Enterohemorrhagic Escherichia coli (EHEC) O157:H7 belongs to a subset of Shiga toxin-producing E coli (STEC) that makes Shiga toxin (Stx) type 1 or type 2 (or a variant thereof), or both toxins, harbors pO157 (or a related plasmid) and expresses the adhesin intimin. Intimin is the product of the eae gene that is contained within a -43 kb pathogenicity island called the locus of enterocyte effacement or LEE. EHEC O157:H7 is the most common cause of bloody diarrhea (also called hemorrhagic colitis or HC) in the U.S. with an estimated incidence of 73,480 cases per annum. Moreover, the hemolytic uremic syndrome (HUS), a sequela of O 157:H7 infection, is the most frequent basis for acute kidney failure in U.S. children. The incidence of non-O157:H7 disease in this country is about half that of O157:H7, or 36,740 cases per year. Worldwide, the single most common serotype of STEC associated with human illness is O157:H7 but other serotypes have also been linked to development of HC and the HUS. The majority of such non-O157 isolates from humans are intimin positive, but intimin-negative strains of STEC have also been incriminated as causes of serious human disease. Because of the potential severity of STEC infection and because O157:H7 has a very low infectious dose 50% and can be spread from person to person, the bacterium is considered a category B biological threat by CDC. The long-term goals of this project are to define at the molecular, cellular, and whole animal levels the pathogenic mechanisms by which STEC cause disease and to develop strategies for prevention and treatment of STEC-mediated HC and HUS.
The specific aims are to: 1. assess the cell biology and distribution of the elastase-activatable, highly potent, phage-encoded Stx2d toxin; 2. define the structure function relationship between intimin-gamma of E. coli O157:H7 and the eukaryotic receptor nucleolin and determine whether nucleolin also engages other types of intimin; 3. test the theory that the interaction between intimin-y and nucleolin on the host cell surface activates an intracellular response that is essential for EHEC O157:I-'17 adherence; 4. explore the hypotheses that O157:H7 strain 86-24 can induce intestinal A/E lesions in orally-infected mice if the strain is altered to express Citrobacter rodentium intimin alone or in concert with other C. rodentium LEE-encoded proteins and that such a strain more efficiently delivers Stx2 systemically than does wild-type and is, therefore, more virulent, and; 5. continue to evaluate as vaccine candidates the C-terminal fragments of intimin-gamma from EHEC O 157:H7 and intimin-alpha from enteropathogenic E. coli (EPEC) as well as Stxl and Stx2 toxoids for capacity to elicit antibodies that inhibit adherence of EHEC O157:H7 and EPEC to tissue culture cells and to neutralize Stxl and Stx2, respectively, and to assess the protective efficacy of these immunogens alone or in combination when given to animals either parenterally or orally in transgenic plant cells.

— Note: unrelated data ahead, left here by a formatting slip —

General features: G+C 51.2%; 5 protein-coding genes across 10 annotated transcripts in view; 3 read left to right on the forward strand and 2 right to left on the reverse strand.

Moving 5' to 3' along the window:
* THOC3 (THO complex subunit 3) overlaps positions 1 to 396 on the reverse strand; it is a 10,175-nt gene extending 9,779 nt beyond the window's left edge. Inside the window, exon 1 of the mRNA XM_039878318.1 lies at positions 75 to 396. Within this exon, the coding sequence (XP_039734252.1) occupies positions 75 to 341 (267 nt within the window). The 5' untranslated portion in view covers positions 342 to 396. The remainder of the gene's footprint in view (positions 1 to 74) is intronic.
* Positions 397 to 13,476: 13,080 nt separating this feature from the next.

National Institute of Health (NIH)
National Institute of Allergy and Infectious Diseases (NIAID)
Research Project (R01)
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Special Emphasis Panel (ZRG1-BM-1 (05))
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Schmitt, Clare K
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Henry M. Jackson Fdn for the Adv Mil/Med
United States
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Russo, Lisa M; Melton-Celsa, Angela R; O'Brien, Alison D (2016) Shiga Toxin (Stx) Type 1a Reduces the Oral Toxicity of Stx Type 2a. J Infect Dis 213:1271-9
Melton-Celsa, Angela R; O'Brien, Alison D; Feng, Peter C H (2015) Virulence Potential of Activatable Shiga Toxin 2d-Producing Escherichia coli Isolates from Fresh Produce. J Food Prot 78:2085-8
Bunger, Joshua C; Melton-Celsa, Angela R; Maynard, Ernest L et al. (2015) Reduced Toxicity of Shiga Toxin (Stx) Type 2c in Mice Compared to Stx2d Is Associated with Instability of Stx2c Holotoxin. Toxins (Basel) 7:2306-20
Melton-Celsa, Angela R; O'Brien, Alison D (2014) New Therapeutic Developments against Shiga Toxin-Producing Escherichia coli. Microbiol Spectr 2:
Boisen, Nadia; Hansen, Anne-Marie; Melton-Celsa, Angela R et al. (2014) The presence of the pAA plasmid in the German O104:H4 Shiga toxin type 2a (Stx2a)-producing enteroaggregative Escherichia coli strain promotes the translocation of Stx2a across an epithelial cell monolayer. J Infect Dis 210:1909-19
Melton-Celsa, Angela R (2014) Shiga Toxin (Stx) Classification, Structure, and Function. Microbiol Spectr 2:EHEC-0024-2013
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Melton-Celsa, Angela; Mohawk, Krystle; Teel, Louise et al. (2012) Pathogenesis of Shiga-toxin producing escherichia coli. Curr Top Microbiol Immunol 357:67-103
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Scheutz, Flemming; Teel, Louise D; Beutin, Lothar et al. (2012) Multicenter evaluation of a sequence-based protocol for subtyping Shiga toxins and standardizing Stx nomenclature. J Clin Microbiol 50:2951-63

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